|Surgery duration (min)
Transurethral resection of the prostate
Transurethral resection of the bladder tumour
Transurethral incision of the prostate
|Hypertension n(%)||20 (40%)|
|Congestive heart failure n(%)||11 (22%)|
|Diabetes n(%)||6 (12%)|
|COPD n(%)||13 (26%)|
|Chronic renal failure n(%)||2 (4%)|
Table 1: Patients demographic data.
The characteristics of neural block are reported in Table 2: on H10min of sensory block showed a significant difference in sensory block was reached at dermatomes T7 and T10 when compared with baseline. Pinprick mean scores were 1.2 ± 0.7 on dermatome T7 and 2.2 ± 0.5 on dermatome T10 vs. T0 (p<.001). A differential sensory block was present: at the dermatome T10 level only the 24% of patients had complete anesthesia, while in the 76% a pinprick score 2 showing good analgesia was recorded. There were no failed or inadequate blocks. Moreover 21 of 50 patients (42%) had a complete motor block.
|Sensory block at T10|
|Analgesia n(%)||38 (76%)|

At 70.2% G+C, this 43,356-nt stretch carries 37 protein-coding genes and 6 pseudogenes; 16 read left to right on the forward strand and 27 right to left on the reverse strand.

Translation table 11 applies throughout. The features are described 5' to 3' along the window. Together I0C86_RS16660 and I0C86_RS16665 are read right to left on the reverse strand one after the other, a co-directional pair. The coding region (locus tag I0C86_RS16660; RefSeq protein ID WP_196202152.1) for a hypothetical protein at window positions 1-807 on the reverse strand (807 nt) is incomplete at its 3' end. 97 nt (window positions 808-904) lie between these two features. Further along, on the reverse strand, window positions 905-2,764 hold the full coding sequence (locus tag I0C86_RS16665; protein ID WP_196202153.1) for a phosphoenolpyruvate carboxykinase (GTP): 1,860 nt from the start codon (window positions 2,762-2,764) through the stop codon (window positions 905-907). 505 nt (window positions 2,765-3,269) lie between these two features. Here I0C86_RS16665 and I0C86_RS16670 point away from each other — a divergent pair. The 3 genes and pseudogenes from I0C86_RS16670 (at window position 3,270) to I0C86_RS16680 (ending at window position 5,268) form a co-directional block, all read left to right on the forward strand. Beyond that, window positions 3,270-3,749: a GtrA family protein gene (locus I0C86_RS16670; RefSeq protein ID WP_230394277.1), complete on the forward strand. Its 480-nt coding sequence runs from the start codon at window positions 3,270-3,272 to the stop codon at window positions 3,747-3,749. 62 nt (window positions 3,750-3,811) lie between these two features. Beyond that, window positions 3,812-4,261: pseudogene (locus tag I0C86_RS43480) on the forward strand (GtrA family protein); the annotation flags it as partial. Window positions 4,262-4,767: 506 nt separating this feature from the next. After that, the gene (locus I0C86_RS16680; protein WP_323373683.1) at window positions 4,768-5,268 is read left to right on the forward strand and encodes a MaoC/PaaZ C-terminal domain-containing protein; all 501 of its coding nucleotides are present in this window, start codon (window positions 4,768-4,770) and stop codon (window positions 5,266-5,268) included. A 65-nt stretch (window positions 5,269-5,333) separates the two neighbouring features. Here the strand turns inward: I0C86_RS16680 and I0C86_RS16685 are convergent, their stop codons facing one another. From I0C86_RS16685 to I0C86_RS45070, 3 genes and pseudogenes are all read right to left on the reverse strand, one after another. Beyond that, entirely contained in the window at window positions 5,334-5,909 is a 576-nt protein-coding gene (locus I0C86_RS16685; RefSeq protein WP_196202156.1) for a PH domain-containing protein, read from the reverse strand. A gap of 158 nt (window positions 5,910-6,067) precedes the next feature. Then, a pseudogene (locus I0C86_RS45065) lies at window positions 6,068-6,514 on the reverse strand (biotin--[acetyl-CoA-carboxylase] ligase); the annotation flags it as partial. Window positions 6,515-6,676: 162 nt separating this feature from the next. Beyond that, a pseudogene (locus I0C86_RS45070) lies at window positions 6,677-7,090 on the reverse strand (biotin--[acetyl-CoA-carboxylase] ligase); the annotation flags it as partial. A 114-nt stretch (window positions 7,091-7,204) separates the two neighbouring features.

|Anaesthesia n(%)||12 (24%)|
|Sensory block at T7|
|Recovery n(%)||39 (78%)|
|Grade 3 block n(%)||21(42%)|
|Adverse events n(%)|
|Post-dural puncture headache||0|
Table 2: Characteristics of neural block and frequency of adverse events.
Systolic, diastolic and mean BP time course are reported in Figure 1. Cardiac Index (CI), and HR time course are reported in Table 3. Significant differences among BP, CI and HR values were found with regard to the effect of time. Intra group comparison showed that sBP decreased by 7% on H3min (p<.002 vs. baseline), and then remained stable throughout the study period while dBP did not change throughout the study period. The mBP showed similar behaviour to sBP. CI and HR remained stable throughout the study (Table 3). 5 (10%) patients required ephedrine and/or athropine according to the hypotension/ bradicardia protocol (Table 2).
Table 3: Hemodynamic parameters.
Aldrete Score was 9.84 ± 0.4, then all patients were discharged to ward within thirty minutes after the end of surgery.
The main result of the present study is that CSSE allowed complete surgical anesthesia, under stable hemodynamic conditions. Herein, we used the double-space CSSE technique because it has been recently demonstrated to have a greater success rate than the needlethrough- needle technique and to be associated to a lower incidence of complications [12,13].